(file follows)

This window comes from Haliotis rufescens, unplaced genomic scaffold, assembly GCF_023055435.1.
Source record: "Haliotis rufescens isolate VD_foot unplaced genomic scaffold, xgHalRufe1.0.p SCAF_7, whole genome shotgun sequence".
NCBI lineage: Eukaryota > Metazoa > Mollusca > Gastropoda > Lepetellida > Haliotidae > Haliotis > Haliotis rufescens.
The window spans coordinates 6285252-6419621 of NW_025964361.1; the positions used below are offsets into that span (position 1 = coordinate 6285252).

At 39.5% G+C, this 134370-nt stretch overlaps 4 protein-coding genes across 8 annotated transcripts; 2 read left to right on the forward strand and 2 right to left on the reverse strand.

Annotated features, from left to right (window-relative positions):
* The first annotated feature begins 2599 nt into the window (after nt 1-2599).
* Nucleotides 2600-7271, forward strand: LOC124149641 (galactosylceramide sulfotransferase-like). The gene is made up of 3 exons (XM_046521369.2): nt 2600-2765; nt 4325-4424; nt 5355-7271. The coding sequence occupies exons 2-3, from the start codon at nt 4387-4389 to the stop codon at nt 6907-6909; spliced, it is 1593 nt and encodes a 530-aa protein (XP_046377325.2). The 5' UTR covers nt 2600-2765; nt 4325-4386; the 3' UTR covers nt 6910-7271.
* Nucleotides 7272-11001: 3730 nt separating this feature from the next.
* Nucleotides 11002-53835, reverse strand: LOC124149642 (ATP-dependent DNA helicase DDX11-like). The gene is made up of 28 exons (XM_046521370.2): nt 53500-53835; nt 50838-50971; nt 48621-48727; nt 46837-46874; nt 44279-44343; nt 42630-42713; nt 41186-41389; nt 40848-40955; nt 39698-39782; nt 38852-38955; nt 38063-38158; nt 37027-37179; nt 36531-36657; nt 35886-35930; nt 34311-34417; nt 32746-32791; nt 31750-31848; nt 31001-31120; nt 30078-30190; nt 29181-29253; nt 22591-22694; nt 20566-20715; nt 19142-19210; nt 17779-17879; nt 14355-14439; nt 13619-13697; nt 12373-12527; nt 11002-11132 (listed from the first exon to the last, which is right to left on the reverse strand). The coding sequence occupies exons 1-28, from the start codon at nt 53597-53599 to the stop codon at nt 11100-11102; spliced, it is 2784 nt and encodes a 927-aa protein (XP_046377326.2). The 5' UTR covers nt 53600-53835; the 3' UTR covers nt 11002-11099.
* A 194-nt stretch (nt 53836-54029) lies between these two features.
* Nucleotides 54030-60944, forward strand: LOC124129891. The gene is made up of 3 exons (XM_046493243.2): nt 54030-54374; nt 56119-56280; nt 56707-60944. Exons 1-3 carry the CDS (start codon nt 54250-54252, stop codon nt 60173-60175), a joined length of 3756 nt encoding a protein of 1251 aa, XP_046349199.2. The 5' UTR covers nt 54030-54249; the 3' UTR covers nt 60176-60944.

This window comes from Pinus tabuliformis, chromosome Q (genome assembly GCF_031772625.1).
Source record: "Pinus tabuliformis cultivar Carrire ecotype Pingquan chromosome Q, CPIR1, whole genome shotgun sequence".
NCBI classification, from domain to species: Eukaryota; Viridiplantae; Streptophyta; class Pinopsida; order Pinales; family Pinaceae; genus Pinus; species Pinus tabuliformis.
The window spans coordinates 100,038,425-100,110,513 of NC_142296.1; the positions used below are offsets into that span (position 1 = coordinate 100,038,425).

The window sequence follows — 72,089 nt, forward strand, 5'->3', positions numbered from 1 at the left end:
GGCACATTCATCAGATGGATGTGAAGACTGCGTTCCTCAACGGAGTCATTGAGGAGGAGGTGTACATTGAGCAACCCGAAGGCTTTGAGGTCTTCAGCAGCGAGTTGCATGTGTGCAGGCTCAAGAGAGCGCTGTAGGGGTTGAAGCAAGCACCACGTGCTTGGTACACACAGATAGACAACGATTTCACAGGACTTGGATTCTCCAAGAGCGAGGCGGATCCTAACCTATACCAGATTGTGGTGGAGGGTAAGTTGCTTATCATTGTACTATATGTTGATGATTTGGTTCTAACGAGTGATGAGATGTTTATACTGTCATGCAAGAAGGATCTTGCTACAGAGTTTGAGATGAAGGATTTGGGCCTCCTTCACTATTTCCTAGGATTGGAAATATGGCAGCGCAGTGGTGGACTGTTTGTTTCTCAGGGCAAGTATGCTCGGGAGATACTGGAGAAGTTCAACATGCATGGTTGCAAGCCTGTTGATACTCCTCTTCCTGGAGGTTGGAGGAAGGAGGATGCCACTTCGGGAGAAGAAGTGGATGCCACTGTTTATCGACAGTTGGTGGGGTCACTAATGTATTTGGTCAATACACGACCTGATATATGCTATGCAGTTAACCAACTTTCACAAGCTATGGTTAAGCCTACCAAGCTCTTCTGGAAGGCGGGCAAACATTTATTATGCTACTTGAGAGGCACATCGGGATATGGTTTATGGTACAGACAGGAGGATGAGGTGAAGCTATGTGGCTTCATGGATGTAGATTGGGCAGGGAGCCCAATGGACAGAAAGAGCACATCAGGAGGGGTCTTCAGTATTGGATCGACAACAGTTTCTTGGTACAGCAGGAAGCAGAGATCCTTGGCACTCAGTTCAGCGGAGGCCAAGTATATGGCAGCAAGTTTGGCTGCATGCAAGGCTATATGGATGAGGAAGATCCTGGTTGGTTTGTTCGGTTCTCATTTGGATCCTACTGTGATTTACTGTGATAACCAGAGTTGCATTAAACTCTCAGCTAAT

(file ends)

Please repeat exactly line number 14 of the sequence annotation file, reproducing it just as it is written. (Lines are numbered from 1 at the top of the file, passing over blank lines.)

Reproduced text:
Source record: "Pinus tabuliformis cultivar Carrire ecotype Pingquan chromosome Q, CPIR1, whole genome shotgun sequence".